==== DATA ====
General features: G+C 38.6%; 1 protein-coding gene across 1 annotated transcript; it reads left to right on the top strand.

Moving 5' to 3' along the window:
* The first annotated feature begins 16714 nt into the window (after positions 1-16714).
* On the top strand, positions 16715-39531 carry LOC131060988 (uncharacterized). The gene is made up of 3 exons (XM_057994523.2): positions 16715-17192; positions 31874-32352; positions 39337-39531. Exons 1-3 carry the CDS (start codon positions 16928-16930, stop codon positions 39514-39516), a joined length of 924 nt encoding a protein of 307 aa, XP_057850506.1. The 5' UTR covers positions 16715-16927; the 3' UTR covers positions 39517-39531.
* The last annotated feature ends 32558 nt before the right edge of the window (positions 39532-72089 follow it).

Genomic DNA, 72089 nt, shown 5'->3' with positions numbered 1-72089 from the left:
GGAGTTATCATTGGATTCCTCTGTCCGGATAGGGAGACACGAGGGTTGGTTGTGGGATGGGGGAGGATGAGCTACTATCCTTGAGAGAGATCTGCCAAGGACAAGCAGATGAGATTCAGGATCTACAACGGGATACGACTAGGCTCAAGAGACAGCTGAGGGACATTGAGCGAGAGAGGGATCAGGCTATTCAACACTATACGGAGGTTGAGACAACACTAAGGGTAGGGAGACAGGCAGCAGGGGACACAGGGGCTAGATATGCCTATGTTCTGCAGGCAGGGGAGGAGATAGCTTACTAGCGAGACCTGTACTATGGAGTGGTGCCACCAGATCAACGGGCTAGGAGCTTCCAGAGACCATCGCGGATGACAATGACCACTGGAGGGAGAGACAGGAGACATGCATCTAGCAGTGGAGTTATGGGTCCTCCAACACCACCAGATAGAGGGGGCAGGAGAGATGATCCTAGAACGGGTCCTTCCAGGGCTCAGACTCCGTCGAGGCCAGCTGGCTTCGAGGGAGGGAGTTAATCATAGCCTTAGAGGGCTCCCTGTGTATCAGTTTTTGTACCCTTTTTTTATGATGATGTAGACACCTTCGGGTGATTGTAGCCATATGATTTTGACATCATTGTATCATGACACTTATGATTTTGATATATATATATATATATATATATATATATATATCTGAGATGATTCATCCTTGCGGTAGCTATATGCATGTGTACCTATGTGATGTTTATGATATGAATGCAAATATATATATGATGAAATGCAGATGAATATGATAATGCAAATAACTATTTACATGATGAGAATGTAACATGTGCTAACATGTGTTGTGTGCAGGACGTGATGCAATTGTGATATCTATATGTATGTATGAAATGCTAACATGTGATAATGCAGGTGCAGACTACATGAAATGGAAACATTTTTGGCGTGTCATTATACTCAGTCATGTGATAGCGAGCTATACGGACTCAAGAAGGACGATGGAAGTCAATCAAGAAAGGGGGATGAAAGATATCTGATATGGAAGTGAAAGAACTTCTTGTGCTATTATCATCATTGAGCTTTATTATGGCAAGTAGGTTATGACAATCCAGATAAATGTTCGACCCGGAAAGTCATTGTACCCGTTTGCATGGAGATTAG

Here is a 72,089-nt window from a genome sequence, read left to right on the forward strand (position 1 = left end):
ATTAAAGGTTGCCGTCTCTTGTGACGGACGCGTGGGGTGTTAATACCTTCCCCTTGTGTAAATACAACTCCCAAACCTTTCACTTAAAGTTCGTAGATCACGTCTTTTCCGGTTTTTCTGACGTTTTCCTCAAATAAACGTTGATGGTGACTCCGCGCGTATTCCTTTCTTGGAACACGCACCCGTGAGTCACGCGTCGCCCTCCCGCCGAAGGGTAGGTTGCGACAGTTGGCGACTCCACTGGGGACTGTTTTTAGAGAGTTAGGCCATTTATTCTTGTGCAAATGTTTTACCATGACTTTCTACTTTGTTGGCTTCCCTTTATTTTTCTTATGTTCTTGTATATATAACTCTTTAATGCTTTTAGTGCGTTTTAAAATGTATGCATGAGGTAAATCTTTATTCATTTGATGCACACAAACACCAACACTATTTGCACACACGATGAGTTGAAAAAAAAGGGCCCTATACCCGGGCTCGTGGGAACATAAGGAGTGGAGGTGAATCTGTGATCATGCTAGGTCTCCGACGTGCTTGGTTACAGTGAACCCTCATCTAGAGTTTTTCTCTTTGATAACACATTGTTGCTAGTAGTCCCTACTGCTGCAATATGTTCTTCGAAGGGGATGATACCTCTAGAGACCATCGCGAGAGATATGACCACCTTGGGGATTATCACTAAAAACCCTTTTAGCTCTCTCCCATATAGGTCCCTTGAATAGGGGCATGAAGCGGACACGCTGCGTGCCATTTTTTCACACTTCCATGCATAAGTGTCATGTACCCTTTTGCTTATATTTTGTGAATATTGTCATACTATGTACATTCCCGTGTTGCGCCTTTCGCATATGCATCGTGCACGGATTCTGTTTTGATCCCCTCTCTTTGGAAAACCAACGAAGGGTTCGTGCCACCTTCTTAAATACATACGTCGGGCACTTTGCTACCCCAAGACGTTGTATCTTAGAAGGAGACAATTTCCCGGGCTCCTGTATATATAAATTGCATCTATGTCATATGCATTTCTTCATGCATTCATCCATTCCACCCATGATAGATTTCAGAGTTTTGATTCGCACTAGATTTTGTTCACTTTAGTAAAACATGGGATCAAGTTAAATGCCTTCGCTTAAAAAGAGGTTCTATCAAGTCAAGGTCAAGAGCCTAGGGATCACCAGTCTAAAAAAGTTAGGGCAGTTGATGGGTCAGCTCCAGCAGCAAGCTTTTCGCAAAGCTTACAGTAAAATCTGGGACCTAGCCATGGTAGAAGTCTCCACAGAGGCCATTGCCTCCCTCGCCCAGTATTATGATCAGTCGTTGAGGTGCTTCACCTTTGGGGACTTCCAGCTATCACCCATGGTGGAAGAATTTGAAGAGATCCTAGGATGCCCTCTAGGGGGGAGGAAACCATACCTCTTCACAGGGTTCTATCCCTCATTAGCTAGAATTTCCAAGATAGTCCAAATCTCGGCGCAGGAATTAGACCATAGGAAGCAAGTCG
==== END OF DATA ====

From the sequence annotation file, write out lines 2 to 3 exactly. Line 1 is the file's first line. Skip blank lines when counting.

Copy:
Moving 5' to 3' along the window:
* The first annotated feature begins 16714 nt into the window (after positions 1-16714).